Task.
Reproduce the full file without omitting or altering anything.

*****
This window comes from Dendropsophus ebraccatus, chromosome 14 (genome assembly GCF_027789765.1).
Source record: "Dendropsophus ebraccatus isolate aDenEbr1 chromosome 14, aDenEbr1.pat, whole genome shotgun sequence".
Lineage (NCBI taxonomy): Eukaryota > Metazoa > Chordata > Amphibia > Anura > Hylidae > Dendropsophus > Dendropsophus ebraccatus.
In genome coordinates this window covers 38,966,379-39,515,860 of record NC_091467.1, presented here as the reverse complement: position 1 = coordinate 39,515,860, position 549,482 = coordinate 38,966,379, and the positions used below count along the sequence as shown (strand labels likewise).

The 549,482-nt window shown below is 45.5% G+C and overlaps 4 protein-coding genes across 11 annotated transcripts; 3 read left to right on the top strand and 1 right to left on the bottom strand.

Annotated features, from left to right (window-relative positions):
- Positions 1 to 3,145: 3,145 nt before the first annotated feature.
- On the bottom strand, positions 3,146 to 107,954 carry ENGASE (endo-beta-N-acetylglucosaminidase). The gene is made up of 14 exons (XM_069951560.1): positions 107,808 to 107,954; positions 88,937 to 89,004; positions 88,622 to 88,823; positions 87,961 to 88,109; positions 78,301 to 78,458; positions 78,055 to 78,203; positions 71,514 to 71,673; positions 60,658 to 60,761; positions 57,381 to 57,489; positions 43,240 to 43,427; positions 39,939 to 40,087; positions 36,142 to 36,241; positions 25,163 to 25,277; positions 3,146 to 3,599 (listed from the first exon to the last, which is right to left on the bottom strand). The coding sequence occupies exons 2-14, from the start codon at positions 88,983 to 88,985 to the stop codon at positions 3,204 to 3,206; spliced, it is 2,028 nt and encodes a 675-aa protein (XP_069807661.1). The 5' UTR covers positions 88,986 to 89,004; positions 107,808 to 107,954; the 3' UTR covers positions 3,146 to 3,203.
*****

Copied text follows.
This window comes from Dendropsophus ebraccatus, chromosome 14 (genome assembly GCF_027789765.1).
Source record: "Dendropsophus ebraccatus isolate aDenEbr1 chromosome 14, aDenEbr1.pat, whole genome shotgun sequence".
Lineage (NCBI taxonomy): Eukaryota > Metazoa > Chordata > Amphibia > Anura > Hylidae > Dendropsophus > Dendropsophus ebraccatus.
In genome coordinates this window covers 38,966,379-39,515,860 of record NC_091467.1, presented here as the reverse complement: position 1 = coordinate 39,515,860, position 549,482 = coordinate 38,966,379, and the positions used below count along the sequence as shown (strand labels likewise).

The 549,482-nt window shown below is 45.5% G+C and overlaps 4 protein-coding genes across 11 annotated transcripts; 3 read left to right on the top strand and 1 right to left on the bottom strand.

Annotated features, from left to right (window-relative positions):
- Positions 1 to 3,145: 3,145 nt before the first annotated feature.
- On the bottom strand, positions 3,146 to 107,954 carry ENGASE (endo-beta-N-acetylglucosaminidase). The gene is made up of 14 exons (XM_069951560.1): positions 107,808 to 107,954; positions 88,937 to 89,004; positions 88,622 to 88,823; positions 87,961 to 88,109; positions 78,301 to 78,458; positions 78,055 to 78,203; positions 71,514 to 71,673; positions 60,658 to 60,761; positions 57,381 to 57,489; positions 43,240 to 43,427; positions 39,939 to 40,087; positions 36,142 to 36,241; positions 25,163 to 25,277; positions 3,146 to 3,599 (listed from the first exon to the last, which is right to left on the bottom strand). The coding sequence occupies exons 2-14, from the start codon at positions 88,983 to 88,985 to the stop codon at positions 3,204 to 3,206; spliced, it is 2,028 nt and encodes a 675-aa protein (XP_069807661.1). The 5' UTR covers positions 88,986 to 89,004; positions 107,808 to 107,954; the 3' UTR covers positions 3,146 to 3,203.